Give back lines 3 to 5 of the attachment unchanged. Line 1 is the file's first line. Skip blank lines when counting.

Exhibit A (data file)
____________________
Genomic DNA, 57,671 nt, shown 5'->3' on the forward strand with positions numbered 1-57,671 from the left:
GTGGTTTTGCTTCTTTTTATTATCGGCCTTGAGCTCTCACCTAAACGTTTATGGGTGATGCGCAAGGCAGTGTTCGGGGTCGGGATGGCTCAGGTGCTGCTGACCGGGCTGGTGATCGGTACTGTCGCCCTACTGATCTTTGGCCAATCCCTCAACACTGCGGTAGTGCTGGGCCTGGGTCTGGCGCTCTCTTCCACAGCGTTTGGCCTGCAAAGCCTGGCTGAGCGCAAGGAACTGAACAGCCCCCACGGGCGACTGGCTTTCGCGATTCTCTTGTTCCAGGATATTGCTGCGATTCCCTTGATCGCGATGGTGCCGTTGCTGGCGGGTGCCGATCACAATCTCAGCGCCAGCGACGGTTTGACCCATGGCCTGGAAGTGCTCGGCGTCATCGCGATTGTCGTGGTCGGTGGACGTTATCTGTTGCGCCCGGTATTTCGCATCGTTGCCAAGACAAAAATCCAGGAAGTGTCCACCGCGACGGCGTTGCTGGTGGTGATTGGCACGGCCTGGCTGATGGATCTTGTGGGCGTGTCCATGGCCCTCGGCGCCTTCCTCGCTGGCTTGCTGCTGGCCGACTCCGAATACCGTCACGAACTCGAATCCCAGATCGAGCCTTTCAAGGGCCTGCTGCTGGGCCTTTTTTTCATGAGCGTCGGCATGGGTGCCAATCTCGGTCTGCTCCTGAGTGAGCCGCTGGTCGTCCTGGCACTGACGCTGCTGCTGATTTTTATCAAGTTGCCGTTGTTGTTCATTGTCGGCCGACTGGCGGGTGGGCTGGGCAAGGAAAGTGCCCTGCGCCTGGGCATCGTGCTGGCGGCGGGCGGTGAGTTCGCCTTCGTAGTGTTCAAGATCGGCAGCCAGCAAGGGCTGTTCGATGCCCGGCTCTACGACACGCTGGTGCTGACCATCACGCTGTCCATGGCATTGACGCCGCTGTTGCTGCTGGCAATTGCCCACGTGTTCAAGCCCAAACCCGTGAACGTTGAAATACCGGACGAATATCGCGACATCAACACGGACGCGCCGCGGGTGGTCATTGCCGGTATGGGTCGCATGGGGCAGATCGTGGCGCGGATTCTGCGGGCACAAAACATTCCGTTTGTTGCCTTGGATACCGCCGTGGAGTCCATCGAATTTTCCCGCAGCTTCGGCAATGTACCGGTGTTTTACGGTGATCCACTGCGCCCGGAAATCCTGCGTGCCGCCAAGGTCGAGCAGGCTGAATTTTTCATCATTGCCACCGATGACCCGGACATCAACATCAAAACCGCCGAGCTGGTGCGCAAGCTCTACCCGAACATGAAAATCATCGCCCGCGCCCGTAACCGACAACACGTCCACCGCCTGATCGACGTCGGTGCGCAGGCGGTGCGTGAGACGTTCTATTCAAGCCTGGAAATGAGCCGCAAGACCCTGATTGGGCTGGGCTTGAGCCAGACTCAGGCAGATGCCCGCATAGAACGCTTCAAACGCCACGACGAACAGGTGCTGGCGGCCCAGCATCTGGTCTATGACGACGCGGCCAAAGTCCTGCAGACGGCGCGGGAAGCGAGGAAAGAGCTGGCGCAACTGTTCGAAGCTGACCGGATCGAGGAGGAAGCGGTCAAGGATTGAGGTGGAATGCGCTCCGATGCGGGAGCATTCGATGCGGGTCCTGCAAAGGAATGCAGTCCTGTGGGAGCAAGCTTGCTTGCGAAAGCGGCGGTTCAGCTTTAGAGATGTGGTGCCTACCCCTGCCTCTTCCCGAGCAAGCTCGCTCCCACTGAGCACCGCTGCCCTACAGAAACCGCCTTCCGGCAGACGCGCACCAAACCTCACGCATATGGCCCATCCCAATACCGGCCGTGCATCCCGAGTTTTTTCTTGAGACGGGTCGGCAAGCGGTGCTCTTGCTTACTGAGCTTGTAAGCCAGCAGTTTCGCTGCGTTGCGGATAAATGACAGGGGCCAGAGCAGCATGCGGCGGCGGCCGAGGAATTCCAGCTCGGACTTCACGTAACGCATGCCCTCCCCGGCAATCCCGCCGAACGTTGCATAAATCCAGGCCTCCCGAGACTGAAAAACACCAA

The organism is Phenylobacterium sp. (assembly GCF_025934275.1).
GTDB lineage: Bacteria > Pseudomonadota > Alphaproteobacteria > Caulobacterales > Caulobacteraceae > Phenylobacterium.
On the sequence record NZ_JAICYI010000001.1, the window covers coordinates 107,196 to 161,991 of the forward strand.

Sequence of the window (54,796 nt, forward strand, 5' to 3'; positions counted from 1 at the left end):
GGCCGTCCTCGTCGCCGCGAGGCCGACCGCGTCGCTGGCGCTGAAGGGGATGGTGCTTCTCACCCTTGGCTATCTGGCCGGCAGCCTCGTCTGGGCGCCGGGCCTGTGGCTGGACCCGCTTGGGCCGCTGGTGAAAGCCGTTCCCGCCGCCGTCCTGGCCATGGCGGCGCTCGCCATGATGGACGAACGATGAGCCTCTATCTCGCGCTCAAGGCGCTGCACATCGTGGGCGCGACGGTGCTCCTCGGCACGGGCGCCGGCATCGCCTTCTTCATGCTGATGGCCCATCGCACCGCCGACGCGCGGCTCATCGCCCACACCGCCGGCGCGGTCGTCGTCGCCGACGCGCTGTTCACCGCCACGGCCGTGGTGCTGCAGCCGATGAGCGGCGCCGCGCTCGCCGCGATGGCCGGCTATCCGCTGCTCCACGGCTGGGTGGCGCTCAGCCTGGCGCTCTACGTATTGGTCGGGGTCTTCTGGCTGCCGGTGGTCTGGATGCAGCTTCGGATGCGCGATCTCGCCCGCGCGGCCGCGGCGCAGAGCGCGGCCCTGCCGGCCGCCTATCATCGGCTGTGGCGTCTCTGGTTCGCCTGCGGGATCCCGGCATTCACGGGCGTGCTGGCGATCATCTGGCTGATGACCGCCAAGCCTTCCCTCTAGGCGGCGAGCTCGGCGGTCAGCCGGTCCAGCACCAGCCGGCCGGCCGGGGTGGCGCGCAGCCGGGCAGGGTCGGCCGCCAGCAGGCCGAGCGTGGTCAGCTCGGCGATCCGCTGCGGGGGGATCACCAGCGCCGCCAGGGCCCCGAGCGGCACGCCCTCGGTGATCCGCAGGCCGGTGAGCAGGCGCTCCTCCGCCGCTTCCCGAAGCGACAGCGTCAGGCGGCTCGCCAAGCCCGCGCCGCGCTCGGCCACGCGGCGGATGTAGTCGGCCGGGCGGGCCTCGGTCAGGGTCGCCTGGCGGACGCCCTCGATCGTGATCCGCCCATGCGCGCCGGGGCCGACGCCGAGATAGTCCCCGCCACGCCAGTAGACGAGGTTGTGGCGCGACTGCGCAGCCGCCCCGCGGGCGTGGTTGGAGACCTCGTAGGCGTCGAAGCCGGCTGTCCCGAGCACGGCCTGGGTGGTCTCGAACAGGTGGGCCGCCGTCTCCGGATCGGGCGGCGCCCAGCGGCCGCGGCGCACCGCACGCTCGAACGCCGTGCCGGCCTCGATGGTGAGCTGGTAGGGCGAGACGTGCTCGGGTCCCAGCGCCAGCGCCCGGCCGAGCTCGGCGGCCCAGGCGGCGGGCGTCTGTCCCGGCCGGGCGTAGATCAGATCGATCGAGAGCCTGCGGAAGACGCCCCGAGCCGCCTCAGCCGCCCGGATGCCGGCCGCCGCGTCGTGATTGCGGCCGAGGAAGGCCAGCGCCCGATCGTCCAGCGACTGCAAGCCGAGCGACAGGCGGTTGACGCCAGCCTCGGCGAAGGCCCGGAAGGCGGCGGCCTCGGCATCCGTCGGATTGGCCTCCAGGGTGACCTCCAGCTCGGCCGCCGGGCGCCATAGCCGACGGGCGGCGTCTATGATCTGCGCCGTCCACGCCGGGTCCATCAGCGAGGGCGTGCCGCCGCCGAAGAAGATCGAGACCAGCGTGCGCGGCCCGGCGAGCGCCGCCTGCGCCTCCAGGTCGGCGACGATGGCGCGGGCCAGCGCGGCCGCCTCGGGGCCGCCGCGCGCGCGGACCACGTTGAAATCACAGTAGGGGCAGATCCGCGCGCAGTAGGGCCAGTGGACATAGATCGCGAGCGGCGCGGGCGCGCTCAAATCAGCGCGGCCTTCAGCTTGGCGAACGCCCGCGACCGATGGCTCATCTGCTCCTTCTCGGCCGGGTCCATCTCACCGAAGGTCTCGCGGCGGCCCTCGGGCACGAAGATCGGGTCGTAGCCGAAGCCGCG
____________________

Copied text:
The organism is Phenylobacterium sp. (assembly GCF_025934275.1).
GTDB lineage: Bacteria > Pseudomonadota > Alphaproteobacteria > Caulobacterales > Caulobacteraceae > Phenylobacterium.
On the sequence record NZ_JAICYI010000001.1, the window covers coordinates 107,196 to 161,991 of the forward strand.